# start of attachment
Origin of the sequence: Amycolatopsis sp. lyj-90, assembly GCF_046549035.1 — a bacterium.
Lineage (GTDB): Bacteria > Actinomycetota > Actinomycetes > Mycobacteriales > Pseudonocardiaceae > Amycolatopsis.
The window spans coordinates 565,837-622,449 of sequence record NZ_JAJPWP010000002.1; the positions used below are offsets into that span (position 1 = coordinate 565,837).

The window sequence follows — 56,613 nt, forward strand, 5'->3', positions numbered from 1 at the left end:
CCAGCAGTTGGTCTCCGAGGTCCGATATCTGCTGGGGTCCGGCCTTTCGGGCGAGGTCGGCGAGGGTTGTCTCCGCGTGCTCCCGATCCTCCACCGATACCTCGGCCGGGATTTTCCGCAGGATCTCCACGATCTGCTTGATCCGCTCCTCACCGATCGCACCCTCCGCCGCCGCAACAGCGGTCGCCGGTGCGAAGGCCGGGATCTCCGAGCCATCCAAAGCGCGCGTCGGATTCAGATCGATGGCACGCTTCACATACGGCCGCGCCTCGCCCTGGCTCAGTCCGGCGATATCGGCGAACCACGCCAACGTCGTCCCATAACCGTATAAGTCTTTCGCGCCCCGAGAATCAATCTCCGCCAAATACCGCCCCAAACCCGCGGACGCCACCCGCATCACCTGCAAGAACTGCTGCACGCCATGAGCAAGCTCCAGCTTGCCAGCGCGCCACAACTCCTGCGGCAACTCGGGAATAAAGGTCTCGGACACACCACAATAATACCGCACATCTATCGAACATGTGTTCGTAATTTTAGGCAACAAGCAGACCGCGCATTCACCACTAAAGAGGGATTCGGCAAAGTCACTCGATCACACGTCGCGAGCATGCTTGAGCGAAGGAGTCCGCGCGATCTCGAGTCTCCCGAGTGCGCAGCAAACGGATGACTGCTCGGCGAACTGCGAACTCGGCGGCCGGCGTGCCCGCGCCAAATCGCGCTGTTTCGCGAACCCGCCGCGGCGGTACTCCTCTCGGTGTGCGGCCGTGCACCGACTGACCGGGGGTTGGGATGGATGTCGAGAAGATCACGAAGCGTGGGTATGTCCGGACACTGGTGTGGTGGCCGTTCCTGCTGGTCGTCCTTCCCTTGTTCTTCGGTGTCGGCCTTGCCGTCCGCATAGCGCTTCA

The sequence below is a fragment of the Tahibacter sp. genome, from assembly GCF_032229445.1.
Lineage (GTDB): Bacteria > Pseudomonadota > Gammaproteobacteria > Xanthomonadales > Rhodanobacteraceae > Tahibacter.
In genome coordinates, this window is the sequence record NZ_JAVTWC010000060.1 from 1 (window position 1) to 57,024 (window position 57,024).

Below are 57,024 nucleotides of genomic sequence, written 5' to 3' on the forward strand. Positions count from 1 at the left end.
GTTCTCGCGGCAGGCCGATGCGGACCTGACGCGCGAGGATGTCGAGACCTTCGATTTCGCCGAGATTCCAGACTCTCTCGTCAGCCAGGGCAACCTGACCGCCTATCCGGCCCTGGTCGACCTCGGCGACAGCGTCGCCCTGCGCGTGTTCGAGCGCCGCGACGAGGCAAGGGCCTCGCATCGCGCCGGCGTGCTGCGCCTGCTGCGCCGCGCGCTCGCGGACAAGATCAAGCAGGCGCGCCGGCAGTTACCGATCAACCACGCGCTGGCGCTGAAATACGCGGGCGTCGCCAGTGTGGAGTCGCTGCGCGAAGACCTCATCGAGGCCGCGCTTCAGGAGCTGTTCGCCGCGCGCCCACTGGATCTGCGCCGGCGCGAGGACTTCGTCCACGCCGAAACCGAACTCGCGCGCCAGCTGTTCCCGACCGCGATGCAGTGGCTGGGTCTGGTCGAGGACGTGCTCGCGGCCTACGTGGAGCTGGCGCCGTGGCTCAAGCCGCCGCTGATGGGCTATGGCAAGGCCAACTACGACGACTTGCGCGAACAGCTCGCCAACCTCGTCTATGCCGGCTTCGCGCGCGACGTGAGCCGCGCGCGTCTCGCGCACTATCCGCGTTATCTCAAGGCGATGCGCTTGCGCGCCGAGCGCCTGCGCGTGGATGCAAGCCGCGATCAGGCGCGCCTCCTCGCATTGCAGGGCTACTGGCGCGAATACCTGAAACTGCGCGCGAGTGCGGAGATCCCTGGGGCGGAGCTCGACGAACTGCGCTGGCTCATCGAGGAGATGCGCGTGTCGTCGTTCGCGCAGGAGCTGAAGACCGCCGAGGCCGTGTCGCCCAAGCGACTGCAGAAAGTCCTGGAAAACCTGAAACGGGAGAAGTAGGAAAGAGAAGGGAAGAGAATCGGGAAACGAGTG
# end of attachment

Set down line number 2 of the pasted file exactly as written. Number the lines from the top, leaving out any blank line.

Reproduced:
Lineage (GTDB): Bacteria > Actinomycetota > Actinomycetes > Mycobacteriales > Pseudonocardiaceae > Amycolatopsis.